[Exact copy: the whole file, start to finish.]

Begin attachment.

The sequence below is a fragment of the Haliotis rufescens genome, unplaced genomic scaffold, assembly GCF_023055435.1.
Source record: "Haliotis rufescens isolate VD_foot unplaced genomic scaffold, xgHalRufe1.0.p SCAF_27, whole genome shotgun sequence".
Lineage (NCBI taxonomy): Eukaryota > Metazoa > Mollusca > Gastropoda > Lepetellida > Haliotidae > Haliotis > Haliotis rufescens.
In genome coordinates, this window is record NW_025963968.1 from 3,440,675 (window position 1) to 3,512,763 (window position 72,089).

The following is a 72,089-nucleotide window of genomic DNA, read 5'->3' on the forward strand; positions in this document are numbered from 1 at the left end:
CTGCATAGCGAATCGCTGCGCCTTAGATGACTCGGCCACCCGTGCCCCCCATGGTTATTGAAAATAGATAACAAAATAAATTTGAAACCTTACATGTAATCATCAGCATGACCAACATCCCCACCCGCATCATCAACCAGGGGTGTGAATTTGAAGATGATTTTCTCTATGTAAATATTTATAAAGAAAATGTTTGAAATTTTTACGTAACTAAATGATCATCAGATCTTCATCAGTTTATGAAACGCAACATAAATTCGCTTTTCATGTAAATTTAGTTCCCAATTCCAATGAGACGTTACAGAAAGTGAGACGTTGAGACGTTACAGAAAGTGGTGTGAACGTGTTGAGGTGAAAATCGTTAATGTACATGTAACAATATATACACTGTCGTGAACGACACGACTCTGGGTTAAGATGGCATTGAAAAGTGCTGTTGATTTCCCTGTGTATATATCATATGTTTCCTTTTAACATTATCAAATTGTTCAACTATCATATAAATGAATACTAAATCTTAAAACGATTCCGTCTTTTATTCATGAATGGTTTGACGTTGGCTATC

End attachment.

The sequence below is a fragment of the Haliotis rufescens genome, unplaced genomic scaffold, assembly GCF_023055435.1.
Source record: "Haliotis rufescens isolate VD_foot unplaced genomic scaffold, xgHalRufe1.0.p SCAF_27, whole genome shotgun sequence".
Lineage (NCBI taxonomy): Eukaryota > Metazoa > Mollusca > Gastropoda > Lepetellida > Haliotidae > Haliotis > Haliotis rufescens.
In genome coordinates, this window is record NW_025963968.1 from 3,440,675 (window position 1) to 3,512,763 (window position 72,089).

The following is a 72,089-nucleotide window of genomic DNA, read 5'->3' on the forward strand; positions in this document are numbered from 1 at the left end:
CTGCATAGCGAATCGCTGCGCCTTAGATGACTCGGCCACCCGTGCCCCCCATGGTTATTGAAAATAGATAACAAAATAAATTTGAAACCTTACATGTAATCATCAGCATGACCAACATCCCCACCCGCATCATCAACCAGGGGTGTGAATTTGAAGATGATTTTCTCTATGTAAATATTTATAAAGAAAATGTTTGAAATTTTTACGTAACTAAATGATCATCAGATCTTCATCAGTTTATGAAACGCAACATAAATTCGCTTTTCATGTAAATTTAGTTCCCAATTCCAATGAGACGTTACAGAAAGTGAGACGTTGAGACGTTACAGAAAGTGGTGTGAACGTGTTGAGGTGAAAATCGTTAATGTACATGTAACAATATATACACTGTCGTGAACGACACGACTCTGGGTTAAGATGGCATTGAAAAGTGCTGTTGATTTCCCTGTGTATATATCATATGTTTCCTTTTAACATTATCAAATTGTTCAACTATCATATAAATGAATACTAAATCTTAAAACGATTCCGTCTTTTATTCATGAATGGTTTGACGTTGGCTATC